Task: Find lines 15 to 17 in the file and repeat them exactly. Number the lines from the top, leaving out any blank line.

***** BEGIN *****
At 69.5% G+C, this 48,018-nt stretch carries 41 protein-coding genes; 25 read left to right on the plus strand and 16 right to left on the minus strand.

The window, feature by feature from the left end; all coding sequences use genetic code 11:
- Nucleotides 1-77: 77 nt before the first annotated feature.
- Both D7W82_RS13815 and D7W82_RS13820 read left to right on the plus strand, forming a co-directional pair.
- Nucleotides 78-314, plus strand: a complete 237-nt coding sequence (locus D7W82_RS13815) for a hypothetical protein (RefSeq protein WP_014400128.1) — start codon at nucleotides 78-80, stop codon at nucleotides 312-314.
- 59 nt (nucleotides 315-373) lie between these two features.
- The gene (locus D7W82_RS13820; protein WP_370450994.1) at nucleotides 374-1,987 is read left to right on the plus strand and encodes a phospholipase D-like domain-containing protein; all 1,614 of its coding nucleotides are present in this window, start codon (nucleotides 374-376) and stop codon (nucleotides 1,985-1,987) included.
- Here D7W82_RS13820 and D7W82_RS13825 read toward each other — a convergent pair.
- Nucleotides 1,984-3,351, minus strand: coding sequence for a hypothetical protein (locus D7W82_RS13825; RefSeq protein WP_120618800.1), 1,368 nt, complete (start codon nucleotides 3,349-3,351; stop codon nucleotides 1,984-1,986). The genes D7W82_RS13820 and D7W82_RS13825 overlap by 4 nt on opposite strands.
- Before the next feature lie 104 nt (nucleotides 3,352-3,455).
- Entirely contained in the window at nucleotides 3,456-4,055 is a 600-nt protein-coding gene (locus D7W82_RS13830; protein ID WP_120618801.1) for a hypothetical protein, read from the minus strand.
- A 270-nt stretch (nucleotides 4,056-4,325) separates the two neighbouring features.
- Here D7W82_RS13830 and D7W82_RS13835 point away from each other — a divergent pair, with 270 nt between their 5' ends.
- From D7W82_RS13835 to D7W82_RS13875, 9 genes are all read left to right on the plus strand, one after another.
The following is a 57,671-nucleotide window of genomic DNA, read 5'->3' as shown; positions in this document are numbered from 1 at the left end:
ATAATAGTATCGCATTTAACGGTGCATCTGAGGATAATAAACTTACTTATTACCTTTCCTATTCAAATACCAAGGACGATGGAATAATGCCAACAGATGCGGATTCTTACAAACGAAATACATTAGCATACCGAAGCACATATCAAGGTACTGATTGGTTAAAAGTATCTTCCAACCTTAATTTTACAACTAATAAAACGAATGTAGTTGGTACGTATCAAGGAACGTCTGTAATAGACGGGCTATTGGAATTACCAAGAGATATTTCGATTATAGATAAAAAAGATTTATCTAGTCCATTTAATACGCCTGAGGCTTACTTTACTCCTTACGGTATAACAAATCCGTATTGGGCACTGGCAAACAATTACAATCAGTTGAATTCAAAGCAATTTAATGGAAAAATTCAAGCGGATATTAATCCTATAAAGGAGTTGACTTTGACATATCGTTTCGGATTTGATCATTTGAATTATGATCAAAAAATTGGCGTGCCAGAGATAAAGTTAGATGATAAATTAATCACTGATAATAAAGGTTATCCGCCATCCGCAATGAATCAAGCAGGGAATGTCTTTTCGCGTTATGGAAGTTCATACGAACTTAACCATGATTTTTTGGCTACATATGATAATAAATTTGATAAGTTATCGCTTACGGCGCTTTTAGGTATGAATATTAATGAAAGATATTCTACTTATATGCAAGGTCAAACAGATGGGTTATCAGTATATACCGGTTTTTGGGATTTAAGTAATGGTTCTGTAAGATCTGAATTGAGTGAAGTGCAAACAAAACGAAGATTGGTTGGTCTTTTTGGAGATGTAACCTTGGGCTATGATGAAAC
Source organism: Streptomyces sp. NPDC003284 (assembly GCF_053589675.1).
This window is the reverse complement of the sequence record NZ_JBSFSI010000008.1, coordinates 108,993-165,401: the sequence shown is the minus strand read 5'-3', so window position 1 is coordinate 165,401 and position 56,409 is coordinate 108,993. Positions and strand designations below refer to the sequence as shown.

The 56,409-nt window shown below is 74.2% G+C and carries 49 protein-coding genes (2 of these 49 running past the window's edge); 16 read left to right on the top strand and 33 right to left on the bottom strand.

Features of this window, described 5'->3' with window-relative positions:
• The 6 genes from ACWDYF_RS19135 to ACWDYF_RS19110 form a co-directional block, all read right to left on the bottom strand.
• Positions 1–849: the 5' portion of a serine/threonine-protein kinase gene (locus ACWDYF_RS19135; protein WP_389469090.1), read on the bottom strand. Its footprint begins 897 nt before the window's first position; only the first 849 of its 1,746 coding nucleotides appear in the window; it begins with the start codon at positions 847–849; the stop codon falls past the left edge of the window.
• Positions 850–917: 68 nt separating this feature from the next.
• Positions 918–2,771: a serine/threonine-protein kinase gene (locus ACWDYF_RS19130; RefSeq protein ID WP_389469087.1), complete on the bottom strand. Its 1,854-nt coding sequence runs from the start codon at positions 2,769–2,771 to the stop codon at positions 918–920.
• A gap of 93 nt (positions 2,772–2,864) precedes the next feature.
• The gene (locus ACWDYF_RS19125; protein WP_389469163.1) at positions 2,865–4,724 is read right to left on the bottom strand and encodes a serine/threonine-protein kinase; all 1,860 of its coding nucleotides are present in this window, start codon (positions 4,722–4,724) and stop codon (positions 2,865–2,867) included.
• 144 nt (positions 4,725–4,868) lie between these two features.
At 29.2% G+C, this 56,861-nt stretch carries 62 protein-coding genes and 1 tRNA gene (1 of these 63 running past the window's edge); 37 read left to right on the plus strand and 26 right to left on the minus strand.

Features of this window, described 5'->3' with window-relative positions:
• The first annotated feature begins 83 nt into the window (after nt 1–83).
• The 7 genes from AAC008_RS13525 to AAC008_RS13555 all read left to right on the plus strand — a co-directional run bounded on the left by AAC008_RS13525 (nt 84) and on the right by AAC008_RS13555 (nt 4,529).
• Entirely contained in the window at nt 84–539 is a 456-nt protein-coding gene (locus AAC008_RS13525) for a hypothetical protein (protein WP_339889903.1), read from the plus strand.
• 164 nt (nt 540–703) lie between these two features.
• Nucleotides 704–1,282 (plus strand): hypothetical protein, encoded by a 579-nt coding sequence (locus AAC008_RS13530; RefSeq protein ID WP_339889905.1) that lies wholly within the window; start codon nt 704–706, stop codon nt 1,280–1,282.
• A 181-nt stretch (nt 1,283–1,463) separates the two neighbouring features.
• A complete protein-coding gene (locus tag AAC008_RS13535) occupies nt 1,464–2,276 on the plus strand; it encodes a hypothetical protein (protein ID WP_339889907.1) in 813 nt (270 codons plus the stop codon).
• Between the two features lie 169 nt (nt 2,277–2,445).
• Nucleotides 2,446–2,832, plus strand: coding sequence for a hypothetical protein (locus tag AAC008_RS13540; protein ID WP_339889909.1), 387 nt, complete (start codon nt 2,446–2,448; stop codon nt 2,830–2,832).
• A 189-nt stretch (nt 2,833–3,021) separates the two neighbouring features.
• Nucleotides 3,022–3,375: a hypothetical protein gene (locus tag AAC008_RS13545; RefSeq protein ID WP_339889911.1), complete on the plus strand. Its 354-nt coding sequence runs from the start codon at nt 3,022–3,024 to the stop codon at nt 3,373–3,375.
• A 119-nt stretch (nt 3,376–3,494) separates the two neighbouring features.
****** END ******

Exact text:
The following is a 57,671-nucleotide window of genomic DNA, read 5'->3' as shown; positions in this document are numbered from 1 at the left end:
ATAATAGTATCGCATTTAACGGTGCATCTGAGGATAATAAACTTACTTATTACCTTTCCTATTCAAATACCAAGGACGATGGAATAATGCCAACAGATGCGGATTCTTACAAACGAAATACATTAGCATACCGAAGCACATATCAAGGTACTGATTGGTTAAAAGTATCTTCCAACCTTAATTTTACAACTAATAAAACGAATGTAGTTGGTACGTATCAAGGAACGTCTGTAATAGACGGGCTATTGGAATTACCAAGAGATATTTCGATTATAGATAAAAAAGATTTATCTAGTCCATTTAATACGCCTGAGGCTTACTTTACTCCTTACGGTATAACAAATCCGTATTGGGCACTGGCAAACAATTACAATCAGTTGAATTCAAAGCAATTTAATGGAAAAATTCAAGCGGATATTAATCCTATAAAGGAGTTGACTTTGACATATCGTTTCGGATTTGATCATTTGAATTATGATCAAAAAATTGGCGTGCCAGAGATAAAGTTAGATGATAAATTAATCACTGATAATAAAGGTTATCCGCCATCCGCAATGAATCAAGCAGGGAATGTCTTTTCGCGTTATGGAAGTTCATACGAACTTAACCATGATTTTTTGGCTACATATGATAATAAATTTGATAAGTTATCGCTTACGGCGCTTTTAGGTATGAATATTAATGAAAGATATTCTACTTATATGCAAGGTCAAACAGATGGGTTATCAGTATATACCGGTTTTTGGGATTTAAGTAATGGTTCTGTAAGATCTGAATTGAGTGAAGTGCAAACAAAACGAAGATTGGTTGGTCTTTTTGGAGATGTAACCTTGGGCTATGATGAAAC
Source organism: Streptomyces sp. NPDC003284 (assembly GCF_053589675.1).